Derin Clark

Derin Clark

Online Reporter
Published: 18/10/2019

Young adults are more likely to save than any other generation, mainly due to fear of losing their jobs and wanting to get onto the housing ladder.

A recent study from Lloyds Bank reveals that 78% of 18-24-year olds are actively saving money with a deposit for a new home or out of fear of losing their jobs cited as the main reason for doing so. This compares to 67% of all UK adults actively saving.

The study also found that if they lost their jobs today, 7% of UK adults have no savings at all on which to fall back on, 18% would not be able to survive more than a month and 30% would be able to live off their current savings for up to six months.

Jo Harris, managing director at Lloyds Bank said: “Millions are at risk of not having savings to fall back on should they lose their job or have to stop working. Being prepared for these unexpected circumstances as well as starting to save for the future can sometimes feel daunting, particularly for those on lower incomes unable to put away large sums.

“While it might seem like a slow uphill battle, small savings can really add up and when done regularly over a long period of time it can result in a significant sum. There are tools and accounts available to make saving easier and simple saving tricks will help set yourself up for the future.”

Which savings account should you choose?

For savers looking to save money in case they lose their job, an easy access savings account will often be the best choice as it normally permits savers to add money whenever they can and allows quick access to their funds. Unfortunately for savers, 2019 has seen some of the top rates in the market cut. As an example, Moneyfacts.co.uk research found that just last month top rate of 1.60% gross was available as an expected profit rate on the Everyday Saver from Al Rayan Bank. It was subsequently withdrawn and replaced with a new issue paying 1%. The account that is currently topping the chart is Coventry Building Society’s Triple Access Saver paying 1.46% AER yearly, including a 0.31% bonus until 31 March 2021, on an opening deposit of £1. This account allows savers to make unlimited further deposits and three penalty-free withdrawals per annum, while further withdrawals after this are subject to 50 days’ loss of interest.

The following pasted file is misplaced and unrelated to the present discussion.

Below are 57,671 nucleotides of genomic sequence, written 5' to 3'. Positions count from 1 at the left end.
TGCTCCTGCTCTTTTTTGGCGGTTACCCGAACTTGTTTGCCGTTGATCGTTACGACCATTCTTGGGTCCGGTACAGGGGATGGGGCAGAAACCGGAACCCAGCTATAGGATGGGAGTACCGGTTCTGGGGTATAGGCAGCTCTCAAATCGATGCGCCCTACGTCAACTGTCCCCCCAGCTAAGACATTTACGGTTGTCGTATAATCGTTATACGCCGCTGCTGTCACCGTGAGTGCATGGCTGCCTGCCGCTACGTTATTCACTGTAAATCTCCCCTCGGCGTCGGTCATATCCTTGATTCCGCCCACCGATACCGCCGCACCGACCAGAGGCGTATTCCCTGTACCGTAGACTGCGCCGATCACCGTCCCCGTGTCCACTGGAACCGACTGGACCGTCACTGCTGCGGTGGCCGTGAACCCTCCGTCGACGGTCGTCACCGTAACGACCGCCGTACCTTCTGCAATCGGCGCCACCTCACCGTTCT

Marcus by Goldman Sachs® and Virgin Money are also still offering highly competitive rates in the easy access chart as both continue to pay 1.45% AER on a £1 deposit. Marcus by Goldman Sachs® pays this rate on its Online Savings Account, which includes 0.10% bonus for 12 months, however savers should be aware that the interest is paid monthly at 1.44% gross. Both unlimited additions and withdrawals are allowed on this account. Virgin Money pays 1.45% AER on its Double Take E-Saver Issue 12 and its Man Utd Double Take E-Saver Issue 7. Both accounts allow unlimited further deposits but restrict withdrawals to two per calendar year including closure.

Rachel Springall, finance expert at Moneyfacts.co.uk, said: “Saving little and often is essential to build a pot in case of emergencies or to save towards a specific goal. Consumers could easily get caught out if they have no other means to pay for a surprise bill when they don’t have any savings provisions. Indeed, if someone has no insurance to cover a job loss then they could find it hard to pay for their essentials. Not only this, but if consumers rely on their overdraft to make ends meet, they could face eyewatering charges and perhaps struggle to get back in the black.”

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